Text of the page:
What is counteracting spacetime deformation?

1. Jan 14, 2009

zonde

Hi!
I have a question concerning General relativity.
I am not familiar with tensor mathematics but as I understand lasting deformation can be achieved by applying two counteracting forces to material in different places.
If tensors are used to describe curvature of spacetime and one of the forces result from presence of matter and radiation what is the counteracting force that holds spacetime in place?

2. Jan 14, 2009

tiny-tim

Hi zonde!

Tension (or compression or pressure) (which is not directly connected with tensors, of course ) in material is a pair of two equal and opposite counteracting forces, but those two forces are at the same place …

tension (or compression or pressure) is the diagonal part of the stress energy tensor, which also has the internal shear forces of material on the off-diagonal parts …

the Einstein curvature tensor equals the stress-energy tensor (that's Einstein's field equations , which link the cause, stress-energy, to the effect, curvature), but they don't describe the same things, they only have the same coordinates.

The direct answer to your question is that the counteracting force is the same as the original force … they come in equal and opposite pairs at every point.

3. Jan 15, 2009

zonde

But it seems to me that you have somehow missed my question. If we talk about internal forces of body then forces "come in equal and opposite pairs at every point".
My intention however was to ask about external forces where one of the forces results from presence of matter and radiation.

4. Jan 15, 2009

tiny-tim

I'm not following you

One side of the EFE equation is gravity, which is not a force;

the other side is stress-energy, which is an ordinary non-relativistic concept;

energy isn't a force, of course, but stress is (it's force-per-area) …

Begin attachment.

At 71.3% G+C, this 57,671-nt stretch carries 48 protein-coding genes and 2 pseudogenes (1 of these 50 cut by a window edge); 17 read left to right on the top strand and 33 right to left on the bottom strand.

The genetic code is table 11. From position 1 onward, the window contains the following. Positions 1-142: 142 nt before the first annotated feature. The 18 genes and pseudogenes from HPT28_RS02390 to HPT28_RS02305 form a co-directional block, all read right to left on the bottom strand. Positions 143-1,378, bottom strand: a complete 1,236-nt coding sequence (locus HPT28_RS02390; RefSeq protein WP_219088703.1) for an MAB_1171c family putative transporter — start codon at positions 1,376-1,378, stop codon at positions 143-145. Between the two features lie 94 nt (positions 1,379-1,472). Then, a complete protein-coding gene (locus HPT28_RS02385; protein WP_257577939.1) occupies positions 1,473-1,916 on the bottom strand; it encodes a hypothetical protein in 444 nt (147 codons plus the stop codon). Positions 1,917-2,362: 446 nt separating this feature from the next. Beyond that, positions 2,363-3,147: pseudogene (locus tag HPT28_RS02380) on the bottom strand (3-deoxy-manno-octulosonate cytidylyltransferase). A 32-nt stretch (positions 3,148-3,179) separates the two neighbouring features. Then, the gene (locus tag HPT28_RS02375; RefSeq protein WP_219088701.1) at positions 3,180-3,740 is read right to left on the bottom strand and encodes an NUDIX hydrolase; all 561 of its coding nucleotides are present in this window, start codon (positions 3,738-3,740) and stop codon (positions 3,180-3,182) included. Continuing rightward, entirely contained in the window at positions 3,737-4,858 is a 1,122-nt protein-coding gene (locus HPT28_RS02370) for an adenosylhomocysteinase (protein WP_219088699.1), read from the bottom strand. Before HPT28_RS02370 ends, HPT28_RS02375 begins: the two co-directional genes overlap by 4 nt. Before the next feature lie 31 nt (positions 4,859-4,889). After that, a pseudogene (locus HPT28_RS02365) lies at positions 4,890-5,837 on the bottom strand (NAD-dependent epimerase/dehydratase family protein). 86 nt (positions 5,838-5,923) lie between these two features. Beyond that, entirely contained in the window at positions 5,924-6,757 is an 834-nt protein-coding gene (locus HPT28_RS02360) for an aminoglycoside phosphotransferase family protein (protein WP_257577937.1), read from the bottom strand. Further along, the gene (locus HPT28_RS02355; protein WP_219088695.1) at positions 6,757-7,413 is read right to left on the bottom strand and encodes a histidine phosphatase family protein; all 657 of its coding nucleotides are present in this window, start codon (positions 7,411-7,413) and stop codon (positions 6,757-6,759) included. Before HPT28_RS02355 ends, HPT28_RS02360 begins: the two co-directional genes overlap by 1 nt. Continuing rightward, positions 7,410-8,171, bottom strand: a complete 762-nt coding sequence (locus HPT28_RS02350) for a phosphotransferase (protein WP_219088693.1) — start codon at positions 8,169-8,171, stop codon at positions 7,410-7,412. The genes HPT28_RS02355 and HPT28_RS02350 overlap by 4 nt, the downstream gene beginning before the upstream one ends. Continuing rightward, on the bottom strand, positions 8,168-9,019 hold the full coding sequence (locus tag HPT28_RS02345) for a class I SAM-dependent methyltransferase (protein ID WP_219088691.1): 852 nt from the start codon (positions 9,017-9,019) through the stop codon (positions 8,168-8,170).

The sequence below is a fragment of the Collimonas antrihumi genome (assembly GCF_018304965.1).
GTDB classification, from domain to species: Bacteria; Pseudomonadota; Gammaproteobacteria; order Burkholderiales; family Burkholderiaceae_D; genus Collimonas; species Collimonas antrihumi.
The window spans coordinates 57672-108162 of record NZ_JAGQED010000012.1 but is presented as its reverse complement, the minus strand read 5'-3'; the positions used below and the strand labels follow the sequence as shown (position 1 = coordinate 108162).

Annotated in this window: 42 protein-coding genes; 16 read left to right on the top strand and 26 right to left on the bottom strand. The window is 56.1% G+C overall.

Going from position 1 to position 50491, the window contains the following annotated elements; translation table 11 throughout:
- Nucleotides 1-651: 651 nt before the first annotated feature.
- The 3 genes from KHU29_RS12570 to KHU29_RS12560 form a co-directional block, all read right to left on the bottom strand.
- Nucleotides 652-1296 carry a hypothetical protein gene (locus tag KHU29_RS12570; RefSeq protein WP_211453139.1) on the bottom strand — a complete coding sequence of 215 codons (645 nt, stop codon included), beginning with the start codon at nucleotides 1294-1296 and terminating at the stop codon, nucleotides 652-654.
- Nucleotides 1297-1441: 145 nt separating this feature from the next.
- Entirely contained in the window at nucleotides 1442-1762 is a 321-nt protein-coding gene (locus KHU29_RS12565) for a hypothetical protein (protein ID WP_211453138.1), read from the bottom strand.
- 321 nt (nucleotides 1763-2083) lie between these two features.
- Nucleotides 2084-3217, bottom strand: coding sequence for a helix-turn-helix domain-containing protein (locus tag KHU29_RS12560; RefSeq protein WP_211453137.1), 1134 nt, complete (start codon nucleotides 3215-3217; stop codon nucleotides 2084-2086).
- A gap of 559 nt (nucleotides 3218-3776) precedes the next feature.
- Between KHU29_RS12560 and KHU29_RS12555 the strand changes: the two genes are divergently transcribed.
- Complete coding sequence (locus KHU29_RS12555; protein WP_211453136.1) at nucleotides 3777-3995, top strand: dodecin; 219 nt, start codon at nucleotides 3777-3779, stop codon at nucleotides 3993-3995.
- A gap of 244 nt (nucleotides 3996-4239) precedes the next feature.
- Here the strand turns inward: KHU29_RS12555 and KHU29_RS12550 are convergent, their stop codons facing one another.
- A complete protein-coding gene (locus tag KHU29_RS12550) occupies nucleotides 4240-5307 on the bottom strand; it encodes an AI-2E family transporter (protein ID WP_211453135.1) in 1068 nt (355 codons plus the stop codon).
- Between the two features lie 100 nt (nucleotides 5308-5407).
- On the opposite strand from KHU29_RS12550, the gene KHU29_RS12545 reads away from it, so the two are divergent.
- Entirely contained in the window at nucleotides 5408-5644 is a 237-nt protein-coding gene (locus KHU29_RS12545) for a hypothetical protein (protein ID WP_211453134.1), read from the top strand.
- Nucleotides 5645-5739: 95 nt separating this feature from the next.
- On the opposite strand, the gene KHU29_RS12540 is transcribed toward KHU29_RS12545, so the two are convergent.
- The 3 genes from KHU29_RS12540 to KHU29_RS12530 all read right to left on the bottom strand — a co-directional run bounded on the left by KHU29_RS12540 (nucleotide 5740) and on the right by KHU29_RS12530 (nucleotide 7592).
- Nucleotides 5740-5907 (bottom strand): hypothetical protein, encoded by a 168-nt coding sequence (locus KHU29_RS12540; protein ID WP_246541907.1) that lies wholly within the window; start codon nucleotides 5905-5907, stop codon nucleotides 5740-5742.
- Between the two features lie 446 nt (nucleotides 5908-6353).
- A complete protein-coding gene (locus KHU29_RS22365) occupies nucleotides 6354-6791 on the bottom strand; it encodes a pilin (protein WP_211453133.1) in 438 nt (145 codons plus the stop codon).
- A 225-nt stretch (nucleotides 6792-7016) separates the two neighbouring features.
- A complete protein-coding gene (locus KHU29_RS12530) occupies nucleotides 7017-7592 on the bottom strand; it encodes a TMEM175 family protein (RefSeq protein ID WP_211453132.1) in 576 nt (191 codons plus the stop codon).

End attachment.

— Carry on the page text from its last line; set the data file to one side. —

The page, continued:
which is the force that you feel needs a counteracting force?

5. Jan 15, 2009

zonde

Hmm ...
From wikipedia: "(Stress) is a measure of the intensity of the total internal forces acting within a body across imaginary internal surfaces, as a reaction to external applied forces and body forces."
If gravity is expressed as stress then one of external forces is produced by mass and radiation ... at least it looks this way to me. Can't comment about equations :uhh:

Force that produces stress in spacetime. Or can there be a stress if there is no external force?
Stress appears where mass and energy is located so the force must come from mass and energy ... don't know how to say otherwise.

6. Jan 15, 2009

tiny-tim

Hi zonde!
Sorry, but physics is equations … you need to look at Einstein's field equations or you won't understand what stress has to do with it.
No, gravity is not expressed as stress, gravity is expressed as the curvature of space-time.
Force produces stress in matter … it needs an equal opposing force to do so (otherwise the matter just accelerates into the distance! ).

It is mostly matter density (the "obvious" part of the stress-energy tenosr) that causes curvature … as you'd expect, since clasically gravity is caused by matter … stress is just an extra.

Curvature is not caused by forces … rather, Einstein's field equations (look them up in the PF Library, or wikipedia ) say that the curvature tensor has the same components as the stress-energy tensor (which is made up of matter density and matter stress).